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'Gaydar' is real, Boston study finds

Fri 22 Aug 2008 In: International News View at Wayback

Not only does 'gaydar' exist, suggests a study from Boston's Tufts University, but it can work pretty fast. Some people say they can tell the sexual orientation of folks with little information, and now a study gives them data to back up their claims. Published in July's Journal of Experimental Social Psychology, the study claims that people could guess fairly accurately ("better than chance") whether men were gay or straight by looking at photos of their faces, reports For the study, 15 undergraduate students, both male and female, were shown photos of faces of 90 men, evenly divided between gay and straight. The photos were taken from Internet personal ads and from Facebook. The study's lead author, graduate student Nicholas Rule, says men were used in this study for convenience, because they have a greater presence on the internet than women. The researchers found that subjects could accurately determine in 50 milliseconds — one-twentieth of a second — whether the men were gay or straight about 60% of the time. Rule says all the subjects were accurate 55-70% of the time. This story continues on the link below.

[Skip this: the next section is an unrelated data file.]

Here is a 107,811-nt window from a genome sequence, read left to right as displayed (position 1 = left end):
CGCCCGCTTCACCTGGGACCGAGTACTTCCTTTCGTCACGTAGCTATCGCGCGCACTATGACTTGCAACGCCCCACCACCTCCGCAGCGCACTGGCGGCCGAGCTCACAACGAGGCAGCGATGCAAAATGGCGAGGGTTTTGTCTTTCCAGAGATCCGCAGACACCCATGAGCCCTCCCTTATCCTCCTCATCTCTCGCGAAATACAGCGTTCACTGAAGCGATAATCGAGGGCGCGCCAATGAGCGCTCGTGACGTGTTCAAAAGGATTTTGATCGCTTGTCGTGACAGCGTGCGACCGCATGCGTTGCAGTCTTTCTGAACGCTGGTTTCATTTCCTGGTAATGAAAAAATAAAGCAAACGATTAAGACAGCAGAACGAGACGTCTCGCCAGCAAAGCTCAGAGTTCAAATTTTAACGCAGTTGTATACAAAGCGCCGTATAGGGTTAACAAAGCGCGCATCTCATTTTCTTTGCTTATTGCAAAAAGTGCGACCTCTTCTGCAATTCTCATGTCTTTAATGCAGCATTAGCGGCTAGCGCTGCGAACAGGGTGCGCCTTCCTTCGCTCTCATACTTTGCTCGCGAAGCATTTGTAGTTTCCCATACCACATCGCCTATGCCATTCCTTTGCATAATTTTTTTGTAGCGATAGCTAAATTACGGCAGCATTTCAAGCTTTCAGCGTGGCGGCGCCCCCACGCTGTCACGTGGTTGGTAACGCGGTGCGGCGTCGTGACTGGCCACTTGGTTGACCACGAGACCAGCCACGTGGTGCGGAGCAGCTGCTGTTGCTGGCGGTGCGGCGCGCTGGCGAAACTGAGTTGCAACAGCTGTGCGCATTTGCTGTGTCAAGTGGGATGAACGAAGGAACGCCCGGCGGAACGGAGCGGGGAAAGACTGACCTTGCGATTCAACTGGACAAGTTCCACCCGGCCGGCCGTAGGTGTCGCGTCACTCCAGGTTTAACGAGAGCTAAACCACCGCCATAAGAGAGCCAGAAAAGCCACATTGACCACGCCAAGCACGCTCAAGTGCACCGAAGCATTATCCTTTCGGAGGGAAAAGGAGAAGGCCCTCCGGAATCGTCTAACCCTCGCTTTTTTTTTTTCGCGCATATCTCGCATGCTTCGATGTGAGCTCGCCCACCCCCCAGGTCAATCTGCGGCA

Credit: News Staff

First published: Friday, 22nd August 2008 - 10:30am

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